Tuesday, 2 September 2008

Singapore Noodles

Tonight's meal needs to be quick & simple. We share driving with another hills family so that our girls can go to a bible study group, without killing us parents over the timing! I drop Miss Sunshine off to them so I'm out and about at a time when I would normally be home in my kitchen.

Singapore noodles is a relatively inexpensive meal. You can make it vegetarian if you wish, or you could use any one of a number of meat sources, if you prefer meat in all your meals. But you can get away with a little less, so it still ends up being quite economical. Once the chopping is done, the cooking takes about 5 minutes ~ I kid you not!

Singapore Noodles

200g packet rice vermicelli noodles
100g barbecue pork (char siu)
100g bean sprouts
4 tablespoons oil
2 eggs, beaten
1 onion, thinly sliced
1 teaspoon salt
1 tablespoon curry powder (or to taste)
2 tablespoons light soy sauce
2 spring onions, shredded
2 red chillies, shredded

  1. Soak the noodles in hot water for about 5-10 minutes (see packet), then drain. Thinly slice pork. Wash the bean sprouts and drain thoroughly.
  2. Heat a wok over high heat, add 1 tablespoon of the oil and heat until very hot. Pour in the egg and make an omelette. Remove from the wok and cut into small pieces.
  3. Reheat the wok over high heat, add the remaining oil and heat until very hot. Stir fry the onion and bean sprouts with the pork, then add the noodles, salt, curry powder and soy sauce. Add the omelette, spring onion and chilli and toss to combine.
Now of course, with children you don't necessarily follow a recipe exactly because we all have tender little taste buds to consider. We don't put in the chilli, but use sweet chilli sauce after it is served if people want it and I significantly decrease the amount of curry powder I use. I also very rarely use the bean sprouts. Instead, I often put in finely sliced carrots and snow peas. This adds some colour and nutrition, as well as a little extra bulk for hungry bellies that seem to think they need filling! I usually get Chinese sausages in the Asian section of the supermarket (in a shrink wrapped pack) and finely slice that instead of using the pork. It is the perfect substitute. On packet does two meals like this one.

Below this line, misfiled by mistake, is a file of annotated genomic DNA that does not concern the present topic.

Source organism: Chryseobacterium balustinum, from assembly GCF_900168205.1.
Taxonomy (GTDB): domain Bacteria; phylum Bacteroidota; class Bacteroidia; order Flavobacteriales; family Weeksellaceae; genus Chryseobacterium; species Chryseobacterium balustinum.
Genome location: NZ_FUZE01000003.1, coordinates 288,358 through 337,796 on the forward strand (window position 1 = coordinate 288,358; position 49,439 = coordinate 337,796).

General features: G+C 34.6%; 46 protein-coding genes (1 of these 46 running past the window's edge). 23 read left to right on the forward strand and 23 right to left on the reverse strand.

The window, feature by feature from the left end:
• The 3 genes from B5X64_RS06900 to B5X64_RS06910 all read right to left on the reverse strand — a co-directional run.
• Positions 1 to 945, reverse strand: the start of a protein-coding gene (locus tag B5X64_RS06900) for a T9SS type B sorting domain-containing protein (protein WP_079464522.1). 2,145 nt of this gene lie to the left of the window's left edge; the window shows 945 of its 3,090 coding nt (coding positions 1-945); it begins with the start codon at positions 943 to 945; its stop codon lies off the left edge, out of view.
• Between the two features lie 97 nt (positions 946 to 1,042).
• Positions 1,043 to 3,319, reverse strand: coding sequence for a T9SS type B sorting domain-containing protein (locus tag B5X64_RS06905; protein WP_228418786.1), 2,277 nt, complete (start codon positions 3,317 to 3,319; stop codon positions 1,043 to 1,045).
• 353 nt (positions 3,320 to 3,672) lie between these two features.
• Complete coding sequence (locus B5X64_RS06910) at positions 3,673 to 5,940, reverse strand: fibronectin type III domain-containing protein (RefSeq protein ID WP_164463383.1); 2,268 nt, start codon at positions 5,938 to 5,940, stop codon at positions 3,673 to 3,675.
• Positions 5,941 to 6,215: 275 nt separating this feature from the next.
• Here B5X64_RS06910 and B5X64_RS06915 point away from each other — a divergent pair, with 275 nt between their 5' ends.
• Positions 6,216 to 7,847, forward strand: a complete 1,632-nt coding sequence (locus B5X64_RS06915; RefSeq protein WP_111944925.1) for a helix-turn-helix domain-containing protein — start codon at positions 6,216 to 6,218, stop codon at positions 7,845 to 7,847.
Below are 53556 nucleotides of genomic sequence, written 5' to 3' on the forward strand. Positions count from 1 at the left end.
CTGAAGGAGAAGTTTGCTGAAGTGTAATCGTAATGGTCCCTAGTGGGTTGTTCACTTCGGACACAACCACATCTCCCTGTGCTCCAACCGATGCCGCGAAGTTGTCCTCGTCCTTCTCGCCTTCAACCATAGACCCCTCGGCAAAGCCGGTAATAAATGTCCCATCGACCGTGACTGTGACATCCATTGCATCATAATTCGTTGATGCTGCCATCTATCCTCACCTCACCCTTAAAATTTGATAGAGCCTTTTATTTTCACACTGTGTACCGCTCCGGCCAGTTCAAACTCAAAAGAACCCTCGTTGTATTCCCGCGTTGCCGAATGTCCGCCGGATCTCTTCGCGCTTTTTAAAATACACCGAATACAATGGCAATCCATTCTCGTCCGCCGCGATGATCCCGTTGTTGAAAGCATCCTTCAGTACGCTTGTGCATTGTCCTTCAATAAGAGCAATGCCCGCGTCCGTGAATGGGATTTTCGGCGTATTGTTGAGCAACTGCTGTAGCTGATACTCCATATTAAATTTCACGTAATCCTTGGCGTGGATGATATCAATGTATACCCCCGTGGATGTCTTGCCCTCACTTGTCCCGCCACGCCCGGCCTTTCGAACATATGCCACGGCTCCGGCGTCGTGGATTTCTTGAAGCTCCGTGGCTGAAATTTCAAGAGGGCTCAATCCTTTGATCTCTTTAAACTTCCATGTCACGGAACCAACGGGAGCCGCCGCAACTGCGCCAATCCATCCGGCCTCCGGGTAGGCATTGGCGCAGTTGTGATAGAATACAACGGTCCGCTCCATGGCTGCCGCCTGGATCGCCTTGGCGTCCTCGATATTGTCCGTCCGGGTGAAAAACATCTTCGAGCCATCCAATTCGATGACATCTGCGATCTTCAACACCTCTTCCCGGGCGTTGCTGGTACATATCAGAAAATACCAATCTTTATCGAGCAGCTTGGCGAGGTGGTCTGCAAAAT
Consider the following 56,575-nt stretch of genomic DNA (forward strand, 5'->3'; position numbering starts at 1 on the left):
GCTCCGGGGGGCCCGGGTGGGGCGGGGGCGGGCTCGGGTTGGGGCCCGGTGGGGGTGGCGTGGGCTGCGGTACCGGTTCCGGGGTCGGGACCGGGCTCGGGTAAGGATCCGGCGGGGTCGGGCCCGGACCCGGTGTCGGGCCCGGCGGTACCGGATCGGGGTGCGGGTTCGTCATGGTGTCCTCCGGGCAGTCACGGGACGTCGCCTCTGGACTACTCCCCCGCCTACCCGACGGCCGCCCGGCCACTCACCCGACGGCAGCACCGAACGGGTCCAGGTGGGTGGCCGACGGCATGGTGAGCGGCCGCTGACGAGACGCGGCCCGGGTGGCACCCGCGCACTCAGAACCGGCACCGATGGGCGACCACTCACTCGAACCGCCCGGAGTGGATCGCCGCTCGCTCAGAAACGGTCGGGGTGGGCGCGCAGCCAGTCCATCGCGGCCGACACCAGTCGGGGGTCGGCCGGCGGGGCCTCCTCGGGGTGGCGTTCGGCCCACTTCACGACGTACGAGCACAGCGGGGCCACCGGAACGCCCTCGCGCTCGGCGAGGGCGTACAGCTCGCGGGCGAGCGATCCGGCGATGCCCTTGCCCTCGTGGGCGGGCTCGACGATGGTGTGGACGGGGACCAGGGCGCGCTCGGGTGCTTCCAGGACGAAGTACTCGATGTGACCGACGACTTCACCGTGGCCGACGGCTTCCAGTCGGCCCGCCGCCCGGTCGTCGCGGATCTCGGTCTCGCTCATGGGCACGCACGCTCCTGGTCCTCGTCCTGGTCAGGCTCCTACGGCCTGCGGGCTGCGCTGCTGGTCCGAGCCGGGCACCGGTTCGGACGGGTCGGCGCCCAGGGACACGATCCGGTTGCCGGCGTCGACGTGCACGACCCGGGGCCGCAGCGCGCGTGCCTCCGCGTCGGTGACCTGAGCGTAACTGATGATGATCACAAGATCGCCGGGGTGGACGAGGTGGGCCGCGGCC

As with many things this is a recipe that can be adjusted to suit what you have or what you don't without too much trouble at all.


Anonymous said...

This looks likes a recipe i make sometimes too. Here with two boys of 17 en 19 it's important to have filling meals. They are allways hungry ;)
I like to add some sweet corn. I omit the meat but use some cheese (edammer, gouda, yes i'm dutch)

Annikka from the Netherlands

Left-Handed Housewife said...

I'd like to try this, but definitely without the chillies! We are all gastronomically challenged around here when it comes to spicy food. But this definitely sounds tasty!

Tracy said...

We tend to eat tasty cheese here Annikka. Gouda is way to expensive.

Frances, my lot don't like their food spicy but almost drink they way through a bottle of sweet chilli sauce. It makes NO sense!

Anonymous said...

Luckily cheese isn't that expensive here alltough the price is 25% higher then a year ago. I buy it in a cheap store (Lidl or Aldi). Here it costs about 4,50 euro's for a kilo.

I don't use chili's either. My youngest son loves such spicy food but my oldest son and me don't. The sweet chilisauce is better ;)

Annikka from the Netherlands